In most people's minds 'intelligent design' is just a new semantic placeholder to address the question: is man descended from monkeys? Most people who espouse anti-evolutionist views do not ever show to me that they have ever really thought much about irreducible complexity or Demski's use of information theory, they are just props for their beliefs which reject the man-is-a-monkey hypothesis.

In other words, surveying attitudes toward 'intelligent design' is simply a gauge for a general sentiment that might be used as an indicator for 'modernity of religious outlook.' In hindsight using Hindus as a comparison group is probably a bad choice in the context of is-man-a-monkey question hanging in the background in light of some unrelated facts.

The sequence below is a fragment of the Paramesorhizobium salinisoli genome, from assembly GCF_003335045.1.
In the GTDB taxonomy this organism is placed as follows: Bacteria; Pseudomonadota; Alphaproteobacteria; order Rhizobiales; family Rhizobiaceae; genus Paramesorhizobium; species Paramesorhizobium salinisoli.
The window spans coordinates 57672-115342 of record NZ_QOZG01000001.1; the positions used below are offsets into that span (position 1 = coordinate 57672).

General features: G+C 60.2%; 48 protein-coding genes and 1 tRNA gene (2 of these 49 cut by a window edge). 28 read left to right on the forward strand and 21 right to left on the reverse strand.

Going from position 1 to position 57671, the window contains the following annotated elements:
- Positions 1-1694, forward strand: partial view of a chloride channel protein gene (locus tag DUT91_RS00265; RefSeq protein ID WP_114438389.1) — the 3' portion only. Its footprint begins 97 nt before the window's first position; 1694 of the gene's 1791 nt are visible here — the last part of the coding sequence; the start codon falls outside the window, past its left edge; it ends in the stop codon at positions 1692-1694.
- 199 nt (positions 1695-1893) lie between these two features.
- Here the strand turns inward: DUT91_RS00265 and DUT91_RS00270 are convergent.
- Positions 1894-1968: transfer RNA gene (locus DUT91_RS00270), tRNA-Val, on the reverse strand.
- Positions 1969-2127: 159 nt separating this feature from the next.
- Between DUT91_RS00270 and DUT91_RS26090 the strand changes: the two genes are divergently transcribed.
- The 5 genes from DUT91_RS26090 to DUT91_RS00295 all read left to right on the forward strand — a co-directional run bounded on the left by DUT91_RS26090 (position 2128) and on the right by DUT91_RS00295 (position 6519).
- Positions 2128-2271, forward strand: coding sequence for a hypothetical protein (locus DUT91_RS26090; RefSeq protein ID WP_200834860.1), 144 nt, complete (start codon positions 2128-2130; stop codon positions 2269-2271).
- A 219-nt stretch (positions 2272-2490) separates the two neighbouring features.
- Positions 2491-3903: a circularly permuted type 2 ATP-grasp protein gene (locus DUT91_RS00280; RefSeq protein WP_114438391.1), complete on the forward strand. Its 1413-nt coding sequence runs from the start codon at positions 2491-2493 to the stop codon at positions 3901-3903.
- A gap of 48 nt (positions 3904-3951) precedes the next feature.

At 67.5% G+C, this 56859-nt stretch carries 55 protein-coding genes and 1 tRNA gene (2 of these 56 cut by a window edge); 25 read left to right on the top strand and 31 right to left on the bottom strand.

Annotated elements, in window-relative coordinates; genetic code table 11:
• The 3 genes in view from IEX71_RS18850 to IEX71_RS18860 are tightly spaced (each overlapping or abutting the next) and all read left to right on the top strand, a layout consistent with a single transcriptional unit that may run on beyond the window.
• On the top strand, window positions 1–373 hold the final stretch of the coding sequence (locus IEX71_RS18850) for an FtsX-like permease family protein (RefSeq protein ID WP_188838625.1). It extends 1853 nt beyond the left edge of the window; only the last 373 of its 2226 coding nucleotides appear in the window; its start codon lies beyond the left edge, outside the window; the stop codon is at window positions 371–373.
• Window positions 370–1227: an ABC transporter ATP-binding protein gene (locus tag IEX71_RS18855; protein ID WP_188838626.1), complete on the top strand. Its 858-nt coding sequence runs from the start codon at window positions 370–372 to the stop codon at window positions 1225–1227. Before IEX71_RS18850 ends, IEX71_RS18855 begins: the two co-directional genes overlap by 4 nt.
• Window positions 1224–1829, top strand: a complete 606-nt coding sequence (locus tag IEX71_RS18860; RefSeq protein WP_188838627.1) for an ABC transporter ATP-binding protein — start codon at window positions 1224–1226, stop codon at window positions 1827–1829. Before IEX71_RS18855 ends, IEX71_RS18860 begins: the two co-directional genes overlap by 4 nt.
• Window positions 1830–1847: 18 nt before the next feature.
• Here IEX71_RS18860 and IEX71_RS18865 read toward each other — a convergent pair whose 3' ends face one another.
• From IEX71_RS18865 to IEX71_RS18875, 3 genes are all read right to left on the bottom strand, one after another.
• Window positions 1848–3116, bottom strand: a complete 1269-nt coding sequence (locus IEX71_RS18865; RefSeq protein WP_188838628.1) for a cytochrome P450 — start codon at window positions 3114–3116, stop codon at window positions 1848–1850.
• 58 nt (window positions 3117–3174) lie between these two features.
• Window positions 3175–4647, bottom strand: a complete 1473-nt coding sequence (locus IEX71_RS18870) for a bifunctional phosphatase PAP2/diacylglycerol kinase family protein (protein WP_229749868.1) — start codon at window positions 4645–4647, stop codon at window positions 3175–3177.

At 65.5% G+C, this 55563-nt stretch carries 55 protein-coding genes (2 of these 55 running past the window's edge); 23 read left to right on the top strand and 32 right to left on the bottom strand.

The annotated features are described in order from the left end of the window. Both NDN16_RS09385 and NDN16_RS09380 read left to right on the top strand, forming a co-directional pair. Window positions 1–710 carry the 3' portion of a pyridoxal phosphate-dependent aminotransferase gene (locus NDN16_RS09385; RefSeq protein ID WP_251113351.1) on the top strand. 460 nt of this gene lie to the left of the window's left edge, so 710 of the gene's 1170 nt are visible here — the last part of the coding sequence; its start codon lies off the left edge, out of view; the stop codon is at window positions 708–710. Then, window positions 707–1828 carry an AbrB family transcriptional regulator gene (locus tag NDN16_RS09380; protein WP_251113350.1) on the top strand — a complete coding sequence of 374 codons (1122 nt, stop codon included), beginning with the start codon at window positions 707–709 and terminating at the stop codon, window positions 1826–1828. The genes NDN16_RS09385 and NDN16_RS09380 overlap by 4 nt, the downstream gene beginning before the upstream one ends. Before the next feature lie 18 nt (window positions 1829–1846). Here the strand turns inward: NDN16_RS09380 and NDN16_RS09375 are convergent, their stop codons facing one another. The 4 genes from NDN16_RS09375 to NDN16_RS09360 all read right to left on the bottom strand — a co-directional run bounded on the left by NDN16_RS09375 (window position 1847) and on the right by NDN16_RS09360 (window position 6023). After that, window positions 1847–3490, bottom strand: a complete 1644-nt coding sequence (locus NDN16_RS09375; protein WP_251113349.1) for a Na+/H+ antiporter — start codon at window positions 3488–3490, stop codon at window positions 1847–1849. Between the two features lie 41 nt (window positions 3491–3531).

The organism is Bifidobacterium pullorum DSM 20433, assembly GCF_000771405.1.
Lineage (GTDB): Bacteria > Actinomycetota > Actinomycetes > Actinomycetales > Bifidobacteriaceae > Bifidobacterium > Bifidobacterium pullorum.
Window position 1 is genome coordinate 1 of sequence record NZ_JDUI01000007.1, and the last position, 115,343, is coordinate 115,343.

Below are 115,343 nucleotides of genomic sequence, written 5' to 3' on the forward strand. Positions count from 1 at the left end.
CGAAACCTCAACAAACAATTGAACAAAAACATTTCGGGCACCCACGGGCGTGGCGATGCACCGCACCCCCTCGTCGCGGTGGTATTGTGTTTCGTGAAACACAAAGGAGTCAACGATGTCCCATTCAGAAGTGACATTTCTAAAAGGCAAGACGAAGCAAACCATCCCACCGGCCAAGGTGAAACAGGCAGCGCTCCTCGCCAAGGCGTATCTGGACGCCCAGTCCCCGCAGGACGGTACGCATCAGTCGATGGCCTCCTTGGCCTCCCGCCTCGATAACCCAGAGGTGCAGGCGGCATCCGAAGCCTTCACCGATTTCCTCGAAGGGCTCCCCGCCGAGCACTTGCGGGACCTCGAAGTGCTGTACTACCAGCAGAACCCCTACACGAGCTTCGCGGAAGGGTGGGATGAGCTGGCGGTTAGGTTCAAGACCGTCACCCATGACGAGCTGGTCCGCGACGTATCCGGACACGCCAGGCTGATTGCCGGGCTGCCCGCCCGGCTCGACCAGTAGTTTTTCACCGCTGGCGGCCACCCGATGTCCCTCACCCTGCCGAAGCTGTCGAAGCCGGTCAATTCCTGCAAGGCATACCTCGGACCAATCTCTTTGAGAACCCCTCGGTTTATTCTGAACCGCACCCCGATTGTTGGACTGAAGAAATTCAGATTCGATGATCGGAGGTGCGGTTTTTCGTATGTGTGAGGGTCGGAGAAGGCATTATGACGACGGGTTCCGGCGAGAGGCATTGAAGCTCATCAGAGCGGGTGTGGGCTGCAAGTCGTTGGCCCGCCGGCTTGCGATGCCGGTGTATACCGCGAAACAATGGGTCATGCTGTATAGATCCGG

My opinion is that a straightfoward interpretation of the scriptural monotheisms seems to imply some sort of special creation of humanity. The fact that liberal Protestants and Roman Catholics have modified their worldview in light of science is indicative to me of a general attitude of maintaining a truce with the modern intellectual environment, that is, grappling with the modern world on its own terms. The rejection of such by fundamentalists is in my opinion a rejection, or at least a refusal to grapple with, modern intellectual developments. To me the lack familiarity with the details of Creationism or Intelligent Design on the part of Muslims is irrelevant because most fundamentalist Christians aren't familiar with the general concepts either, beyond a reflexive my-uncle-ain't-no-monkey sentiment (Intelligent Design doesn't even reject common descent necessarily, something many popular adherents seem to not grasp).